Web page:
.Let’s Talk About Diversity in Bay Area Craft Beer

Temescal Brewing, Oakhella, and Los Angeles’s Dope & Dank are collaborating for Hella Halftones, a SF Beer Week event.

Who are some of the biggest producers and consumers of craft beer? An image of a bearded white man might pop into your head. But Temescal Brewing, Oakhella, and Dope & Dank are looking to change that.

“For years, craft beer has known there’s a diversity problem,” said Sam Gilbert, founder and owner of Oakland’s Temescal Brewing. “And everyone pays lip service to diversity, but nothing happens, or it doesn’t move past that.”

But Hella Halftones, at a Feb. 8 event to be held at Temescal’s Outpost in Jack London Square (621 Fourth St.), aims to talk about why diversity is so lacking in the craft brewing scene and come up with solutions for how to change that.

One of Temescal Brewing’s founding bartenders and event organizers, Joshua Diggs, took the lead in organizing Hella Halftones. Diggs got his start in the world of craft beer as a brewery tour guide and says he can count maybe three or four other people of color working in the craft beer industry in the Bay Area.

Temescal Brewing has hosted events aimed at making craft brewing more inclusive of women and the LGBTQ community, but this is the first public conversation they’ve hosted about racial diversity. “If you’re really genuine about a topic, it’s not gonna come to your front door,” Diggs said. “You have to go out there and be uncomfortable and talk to people. If people are feeling excluded, you have to go out of your way to make them feel included.”

A couple years ago, Diggs met Teo Hunter, one of the founders of Los Angeles Dope & Dank along with Beny Ashburn. So Diggs asked Hunter and Ashburn to get involved and come speak on the panel at the Hella Halftones event. Dope & Dank, whose motto is “Black People Love Beer,” was created to bridge the gap between communities of color and the craft beer community. Hunter came up with the idea when he was in line for a beer festival a few years ago and noticed there were no other black people at the event. “It was jarring,” Hunter said.

Craft brewing, Hunter said, has traditionally been something practiced in more rural areas. But as gentrification has seen more craft breweries opening in cities like Oakland — particularly in Black and Brown communities — the lack of diversity in who’s consuming and making beer is particularly concerning.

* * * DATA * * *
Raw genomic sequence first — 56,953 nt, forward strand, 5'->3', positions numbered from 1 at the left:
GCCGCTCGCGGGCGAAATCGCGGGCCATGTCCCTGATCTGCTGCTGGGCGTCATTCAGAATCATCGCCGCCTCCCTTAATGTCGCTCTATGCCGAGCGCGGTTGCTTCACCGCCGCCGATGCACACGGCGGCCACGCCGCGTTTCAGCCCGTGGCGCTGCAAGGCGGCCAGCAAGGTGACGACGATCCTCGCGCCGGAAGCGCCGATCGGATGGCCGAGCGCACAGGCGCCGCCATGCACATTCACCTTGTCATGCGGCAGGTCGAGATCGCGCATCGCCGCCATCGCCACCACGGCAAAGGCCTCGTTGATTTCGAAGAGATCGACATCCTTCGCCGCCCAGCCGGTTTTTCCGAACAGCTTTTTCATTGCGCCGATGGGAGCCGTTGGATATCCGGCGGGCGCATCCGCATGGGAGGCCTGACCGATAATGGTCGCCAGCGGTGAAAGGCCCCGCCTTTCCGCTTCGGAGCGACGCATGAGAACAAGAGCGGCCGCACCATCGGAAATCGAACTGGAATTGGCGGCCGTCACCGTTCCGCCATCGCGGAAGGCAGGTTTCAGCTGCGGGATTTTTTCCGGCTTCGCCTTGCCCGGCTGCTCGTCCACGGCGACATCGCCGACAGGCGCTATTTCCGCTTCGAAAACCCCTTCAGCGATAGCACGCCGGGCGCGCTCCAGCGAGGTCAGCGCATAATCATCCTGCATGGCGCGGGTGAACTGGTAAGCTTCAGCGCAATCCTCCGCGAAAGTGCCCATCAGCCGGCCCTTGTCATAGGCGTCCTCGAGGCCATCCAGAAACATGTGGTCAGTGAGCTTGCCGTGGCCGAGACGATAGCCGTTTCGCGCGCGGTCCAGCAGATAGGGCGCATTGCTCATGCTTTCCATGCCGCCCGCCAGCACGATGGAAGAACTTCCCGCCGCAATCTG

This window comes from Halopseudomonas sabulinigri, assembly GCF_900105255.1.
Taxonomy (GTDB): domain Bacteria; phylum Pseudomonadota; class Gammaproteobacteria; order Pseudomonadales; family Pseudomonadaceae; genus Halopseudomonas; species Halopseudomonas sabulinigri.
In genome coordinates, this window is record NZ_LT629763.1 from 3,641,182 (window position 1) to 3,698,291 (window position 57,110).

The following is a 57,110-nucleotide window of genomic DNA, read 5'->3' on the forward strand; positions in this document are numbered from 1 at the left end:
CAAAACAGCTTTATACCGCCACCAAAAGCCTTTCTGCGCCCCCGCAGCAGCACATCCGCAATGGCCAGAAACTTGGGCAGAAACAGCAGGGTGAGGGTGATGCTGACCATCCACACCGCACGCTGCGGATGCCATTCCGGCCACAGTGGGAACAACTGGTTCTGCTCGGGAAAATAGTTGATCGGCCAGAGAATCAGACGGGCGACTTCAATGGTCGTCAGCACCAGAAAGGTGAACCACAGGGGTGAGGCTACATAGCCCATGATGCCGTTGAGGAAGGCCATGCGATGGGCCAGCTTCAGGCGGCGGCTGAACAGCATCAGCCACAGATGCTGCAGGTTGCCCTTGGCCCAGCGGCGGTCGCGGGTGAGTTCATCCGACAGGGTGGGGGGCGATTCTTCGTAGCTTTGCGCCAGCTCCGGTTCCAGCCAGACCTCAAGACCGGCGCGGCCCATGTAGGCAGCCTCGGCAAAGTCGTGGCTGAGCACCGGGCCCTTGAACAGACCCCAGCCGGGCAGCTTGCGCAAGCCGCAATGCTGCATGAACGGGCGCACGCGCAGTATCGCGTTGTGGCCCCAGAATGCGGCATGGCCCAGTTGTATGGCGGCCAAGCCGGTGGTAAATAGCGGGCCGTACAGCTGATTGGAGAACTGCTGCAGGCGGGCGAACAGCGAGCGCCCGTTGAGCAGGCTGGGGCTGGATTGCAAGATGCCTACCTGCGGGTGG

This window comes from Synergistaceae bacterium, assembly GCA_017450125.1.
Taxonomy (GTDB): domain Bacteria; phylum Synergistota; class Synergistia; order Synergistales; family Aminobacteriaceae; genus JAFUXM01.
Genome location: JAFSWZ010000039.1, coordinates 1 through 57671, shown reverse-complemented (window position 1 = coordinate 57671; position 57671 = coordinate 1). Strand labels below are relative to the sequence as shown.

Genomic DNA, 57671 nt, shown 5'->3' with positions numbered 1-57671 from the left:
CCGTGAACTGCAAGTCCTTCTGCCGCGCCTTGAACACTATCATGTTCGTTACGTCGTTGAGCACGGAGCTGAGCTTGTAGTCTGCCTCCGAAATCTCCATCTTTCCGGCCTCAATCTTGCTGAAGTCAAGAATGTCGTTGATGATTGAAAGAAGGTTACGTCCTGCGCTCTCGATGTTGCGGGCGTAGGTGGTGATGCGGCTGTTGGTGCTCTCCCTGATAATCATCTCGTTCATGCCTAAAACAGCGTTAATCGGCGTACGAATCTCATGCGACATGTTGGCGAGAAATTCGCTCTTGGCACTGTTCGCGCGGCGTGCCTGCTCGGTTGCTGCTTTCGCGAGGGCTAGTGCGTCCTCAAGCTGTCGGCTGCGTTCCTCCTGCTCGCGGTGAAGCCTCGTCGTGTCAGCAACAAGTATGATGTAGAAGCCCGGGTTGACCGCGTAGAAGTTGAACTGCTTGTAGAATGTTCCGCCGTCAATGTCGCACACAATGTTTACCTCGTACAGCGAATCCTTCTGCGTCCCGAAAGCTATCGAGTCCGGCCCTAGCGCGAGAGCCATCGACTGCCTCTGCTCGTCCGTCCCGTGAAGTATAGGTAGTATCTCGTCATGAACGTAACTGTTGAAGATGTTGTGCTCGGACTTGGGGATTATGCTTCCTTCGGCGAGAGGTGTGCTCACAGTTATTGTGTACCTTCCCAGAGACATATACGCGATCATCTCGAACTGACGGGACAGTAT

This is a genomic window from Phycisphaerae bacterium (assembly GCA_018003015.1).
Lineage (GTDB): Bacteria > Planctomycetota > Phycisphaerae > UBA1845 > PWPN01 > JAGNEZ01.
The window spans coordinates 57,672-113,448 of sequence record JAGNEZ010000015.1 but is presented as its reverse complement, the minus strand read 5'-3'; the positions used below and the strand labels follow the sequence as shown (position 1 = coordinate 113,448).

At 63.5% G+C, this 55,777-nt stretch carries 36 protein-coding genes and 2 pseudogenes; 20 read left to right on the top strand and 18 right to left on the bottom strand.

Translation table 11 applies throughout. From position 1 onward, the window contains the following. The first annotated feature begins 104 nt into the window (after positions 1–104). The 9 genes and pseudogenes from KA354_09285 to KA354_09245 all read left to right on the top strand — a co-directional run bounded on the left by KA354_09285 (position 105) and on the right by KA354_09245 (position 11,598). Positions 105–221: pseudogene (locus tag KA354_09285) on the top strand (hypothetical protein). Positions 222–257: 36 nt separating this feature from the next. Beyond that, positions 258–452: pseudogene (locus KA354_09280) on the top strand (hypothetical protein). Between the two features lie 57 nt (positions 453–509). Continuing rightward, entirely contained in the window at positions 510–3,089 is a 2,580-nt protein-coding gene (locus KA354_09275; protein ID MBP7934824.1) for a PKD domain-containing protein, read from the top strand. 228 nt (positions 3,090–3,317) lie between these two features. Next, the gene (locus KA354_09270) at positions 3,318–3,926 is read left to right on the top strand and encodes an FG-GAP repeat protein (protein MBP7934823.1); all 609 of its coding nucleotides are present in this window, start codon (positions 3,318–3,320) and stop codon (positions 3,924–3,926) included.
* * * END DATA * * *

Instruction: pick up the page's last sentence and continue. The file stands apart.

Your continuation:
Hunter thinks part of the diversity problem is due to the way beer is advertised to communities of color. “The big beer companies have done a damn good job at just pandering and creating this image of what our relationship should be with beer, which is malt liquor, which is cheap, extremely high-octane, poorly made beer.”

But it can also be difficult to learn the lingo of craft beer, especially in an environment that’s dominated by white men. Diggs said he loves working at Temescal Brewing because it’s a place where anyone can learn about craft beer. “I have so many people from Oakland that grew up in the neighborhood that come and bring their friends. They tell me, ‘I like coming here because I feel welcome here … I don’t feel like I have to be a beer snob in order to walk through the door. If I … don’t know about beer, I can ask, and someone’s gonna help me.”

Knowing how to talk about craft beer doesn’t just help with enjoying craft beer — it can also lead to jobs in the growing industry. “We really started to have to shift to looking to see what we could do in terms of helping people understand how they can gain entry to the industry … [and] the way that they describe and break beer down, so they can potentially get more opportunities in taprooms, at craft breweries, in their community,” Hunter said.

But the event is also focused on making craft beer appealing and exciting to everyone. “Our Dope & Dank platform was created to … talk about craft beer not only in the way that all the craft beer geeks do it, but in a way that someone that loves hip-hop would talk about it,” said Hunter. The event will kick off with beer and food from Oakland’s Roderick’s BBQ. The founder of Oakhella, Seneca Scott, will be speaking on the panel along with Gilbert, Diggs, Ashburn, and Hunter. Oakhella, which is known for throwing day parties at community gardens in West Oakland with great food and music, will also be hosting an after party, with DJs Drow Flow and M.C. K~Swift.

The Feb. 8 event kicks off at 5 p.m. with food and beer; the panel will begin at 6:30 p.m. Tickets start at $3. To purchase tickets, visit EventBrite.com.


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